[2] One of the production assistants was Brigitte Friang (1924-2011). A remarkable person.

The last helicopter from Baghdad.

As we embark on an attempt to salvage Iraq from both the misdeeds of its post-Saddam Hussein/post-American occupation government and from the claws of ISIS, here’s a cold, hard lesson from History.

After his election as president in November 1964 Lyndon Johnson increased American troops in the war in Vietnam to a maximum of 540,000 men. In January 1968 the North Vietnamese Army (NVA) and the Viet Cong (VC) launched a massive offensive to coincide with the Tet lunar New Year celebration. The Americans and the South Vietnamese managed to defeat the Tet offensive on the ground, but not in the eyes of American voters. Up until Tet Americans had tended to believe the assurances of progress that were being made in Vietnam on the part by their leaders. Tet changed that. Now a majority began to doubt that victory was possible and that American leaders were telling them the truth about the war. In March 1968 President Lyndon Johnson announced a halt in the bombing of North Vietnam, solicited peace talks, and announced that he would not run for re-election.

Peace talks began in Paris in May 1968. When they failed to make progress, President Johnson resumed bombing until the North Vietnamese came to their senses in October 1968. However, Republican presidential candidate Richard Nixon encouraged the South Vietnamese to block further talks until after the November 1968 elections.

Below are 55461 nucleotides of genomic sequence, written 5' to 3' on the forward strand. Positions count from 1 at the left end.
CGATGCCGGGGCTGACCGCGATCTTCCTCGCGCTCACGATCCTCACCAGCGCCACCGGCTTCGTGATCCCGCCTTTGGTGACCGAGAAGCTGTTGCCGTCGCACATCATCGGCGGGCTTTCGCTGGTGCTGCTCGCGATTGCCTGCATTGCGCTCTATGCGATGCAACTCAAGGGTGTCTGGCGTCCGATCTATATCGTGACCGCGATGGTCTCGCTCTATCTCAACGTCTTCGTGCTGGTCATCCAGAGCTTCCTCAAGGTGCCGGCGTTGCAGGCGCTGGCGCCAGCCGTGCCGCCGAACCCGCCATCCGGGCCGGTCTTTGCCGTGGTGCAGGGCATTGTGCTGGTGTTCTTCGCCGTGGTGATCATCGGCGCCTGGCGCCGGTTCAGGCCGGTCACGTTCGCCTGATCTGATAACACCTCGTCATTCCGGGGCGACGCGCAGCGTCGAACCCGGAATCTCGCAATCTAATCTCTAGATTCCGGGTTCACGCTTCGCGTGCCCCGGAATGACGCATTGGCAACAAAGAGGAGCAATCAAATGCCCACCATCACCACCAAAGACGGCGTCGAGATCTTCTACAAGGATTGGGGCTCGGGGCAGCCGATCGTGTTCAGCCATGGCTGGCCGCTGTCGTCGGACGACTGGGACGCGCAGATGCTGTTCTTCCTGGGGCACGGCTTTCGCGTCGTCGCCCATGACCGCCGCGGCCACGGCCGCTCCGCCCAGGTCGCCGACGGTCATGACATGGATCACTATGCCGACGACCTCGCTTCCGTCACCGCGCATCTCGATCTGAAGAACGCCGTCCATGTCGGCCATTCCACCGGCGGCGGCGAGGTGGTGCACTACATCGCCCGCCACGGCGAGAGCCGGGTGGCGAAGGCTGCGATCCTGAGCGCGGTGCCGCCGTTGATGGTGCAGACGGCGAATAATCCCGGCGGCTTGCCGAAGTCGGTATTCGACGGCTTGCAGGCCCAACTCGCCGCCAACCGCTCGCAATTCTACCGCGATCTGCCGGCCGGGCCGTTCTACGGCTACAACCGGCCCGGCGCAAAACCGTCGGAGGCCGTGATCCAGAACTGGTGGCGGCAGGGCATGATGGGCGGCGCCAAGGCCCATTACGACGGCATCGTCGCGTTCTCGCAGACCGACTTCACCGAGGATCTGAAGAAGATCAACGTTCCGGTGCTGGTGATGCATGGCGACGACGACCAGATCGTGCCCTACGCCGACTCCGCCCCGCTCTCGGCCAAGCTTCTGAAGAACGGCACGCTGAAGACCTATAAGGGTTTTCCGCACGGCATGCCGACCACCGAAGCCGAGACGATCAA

Nixon narrowly defeated Hubert Humphrey in the November 1968 election. Nixon’s goal was to extricate American forces from Vietnam without the whole house of cards coming down immediately. As his foreign policy adviser Henry Kissinger put it, “We’ve got to find some formula that holds things together for a year or two [i.e. until late 1970 or 1971].” That formula appeared to be “Vietnamization”: shifting the chief burden to the Army of the Republic of Vietnam (ARVN). While negotiations with North /Vietnam continued, Nixon began to draw down American forces. By late 1971 the total number of American troops had fallen from 540,000 under Johnson to 157,000 under Nixon. Unsurprisingly, the negotiations went nowhere since the US was obviously withdrawing and the North Vietnamese could anticipate swift victory once the Americans were gone. In March 1972 Nixon unleashed a massive air attack on North Vietnam. The North Vietnamese gave in, negotiations resumed, and a cease-fire was declared in January 1973. Most of the remaining American troops were withdrawn by March 1973.

The Republic of South Vietnam survived until early 1975. Then the North Vietnamese attacked. The ARVN collapsed, and huge numbers of refugees-in-the-making converged on Saigon in hopes of being evacuated by the Americans. Many (6,200) were, but most were not. Saigon fell on 30 April 1975.[1]

What are the parallels, if any, between South Vietnam then and Iraq now? Neither government enjoyed much legitimacy in the eyes of at least a large minority of their people. Both governments were up against ruthless and competent enemies. There are limits to what can be accomplished by airpower. The American administrations that had to clean up the mess weren’t the ones who had caused it.

Perhaps the differences are more important. Having escaped the Indochina disaster, Americans refused to recommit when a new crisis arose. The world did not end.

[1] “Leaving Vietnam,” The Week, 9 February 2007, p. 11.